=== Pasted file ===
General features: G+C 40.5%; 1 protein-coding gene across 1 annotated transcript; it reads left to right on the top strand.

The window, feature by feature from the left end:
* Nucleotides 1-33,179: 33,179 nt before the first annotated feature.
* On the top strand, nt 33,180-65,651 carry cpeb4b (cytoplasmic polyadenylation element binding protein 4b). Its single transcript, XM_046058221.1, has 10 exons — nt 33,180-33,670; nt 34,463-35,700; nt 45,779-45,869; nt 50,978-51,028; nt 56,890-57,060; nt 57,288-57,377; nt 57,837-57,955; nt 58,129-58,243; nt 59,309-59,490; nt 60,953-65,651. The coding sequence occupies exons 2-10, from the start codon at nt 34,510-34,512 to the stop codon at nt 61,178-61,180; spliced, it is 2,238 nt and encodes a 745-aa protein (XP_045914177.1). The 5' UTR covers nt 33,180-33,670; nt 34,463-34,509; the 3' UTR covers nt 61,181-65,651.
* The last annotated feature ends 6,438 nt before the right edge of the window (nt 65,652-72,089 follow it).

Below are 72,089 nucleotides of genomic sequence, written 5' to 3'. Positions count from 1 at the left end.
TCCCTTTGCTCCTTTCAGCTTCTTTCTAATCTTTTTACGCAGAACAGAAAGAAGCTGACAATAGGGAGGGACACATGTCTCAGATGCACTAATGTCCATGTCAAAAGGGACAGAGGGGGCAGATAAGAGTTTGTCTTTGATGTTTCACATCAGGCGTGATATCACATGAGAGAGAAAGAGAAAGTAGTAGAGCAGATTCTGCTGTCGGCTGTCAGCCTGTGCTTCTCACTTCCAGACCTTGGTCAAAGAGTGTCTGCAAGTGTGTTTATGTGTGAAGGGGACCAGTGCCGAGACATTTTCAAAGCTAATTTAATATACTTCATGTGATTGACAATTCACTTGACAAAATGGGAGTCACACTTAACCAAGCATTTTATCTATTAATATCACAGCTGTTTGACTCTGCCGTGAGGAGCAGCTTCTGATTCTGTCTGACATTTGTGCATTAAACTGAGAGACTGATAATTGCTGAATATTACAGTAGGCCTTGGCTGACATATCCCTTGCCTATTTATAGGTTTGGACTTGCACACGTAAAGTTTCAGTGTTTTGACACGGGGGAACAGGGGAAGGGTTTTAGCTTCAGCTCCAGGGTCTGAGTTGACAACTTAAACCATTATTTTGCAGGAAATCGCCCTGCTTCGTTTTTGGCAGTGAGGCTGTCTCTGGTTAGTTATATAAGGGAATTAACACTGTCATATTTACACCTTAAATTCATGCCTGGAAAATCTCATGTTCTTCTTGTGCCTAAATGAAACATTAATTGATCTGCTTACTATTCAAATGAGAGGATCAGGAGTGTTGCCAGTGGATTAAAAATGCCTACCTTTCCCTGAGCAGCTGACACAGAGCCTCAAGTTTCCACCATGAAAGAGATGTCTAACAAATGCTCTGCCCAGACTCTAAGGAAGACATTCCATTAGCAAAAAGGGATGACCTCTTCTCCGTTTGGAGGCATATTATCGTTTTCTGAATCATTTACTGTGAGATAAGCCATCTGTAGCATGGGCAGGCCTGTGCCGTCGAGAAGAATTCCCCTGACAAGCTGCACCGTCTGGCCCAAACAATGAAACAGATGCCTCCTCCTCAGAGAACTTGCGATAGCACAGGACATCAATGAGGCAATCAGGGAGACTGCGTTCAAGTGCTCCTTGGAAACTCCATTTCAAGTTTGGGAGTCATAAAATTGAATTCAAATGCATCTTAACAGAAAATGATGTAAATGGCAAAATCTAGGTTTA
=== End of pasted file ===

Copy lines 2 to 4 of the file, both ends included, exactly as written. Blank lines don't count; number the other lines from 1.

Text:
The window, feature by feature from the left end:
* Nucleotides 1-33,179: 33,179 nt before the first annotated feature.
* On the top strand, nt 33,180-65,651 carry cpeb4b (cytoplasmic polyadenylation element binding protein 4b). Its single transcript, XM_046058221.1, has 10 exons — nt 33,180-33,670; nt 34,463-35,700; nt 45,779-45,869; nt 50,978-51,028; nt 56,890-57,060; nt 57,288-57,377; nt 57,837-57,955; nt 58,129-58,243; nt 59,309-59,490; nt 60,953-65,651. The coding sequence occupies exons 2-10, from the start codon at nt 34,510-34,512 to the stop codon at nt 61,178-61,180; spliced, it is 2,238 nt and encodes a 745-aa protein (XP_045914177.1). The 5' UTR covers nt 33,180-33,670; nt 34,463-34,509; the 3' UTR covers nt 61,181-65,651.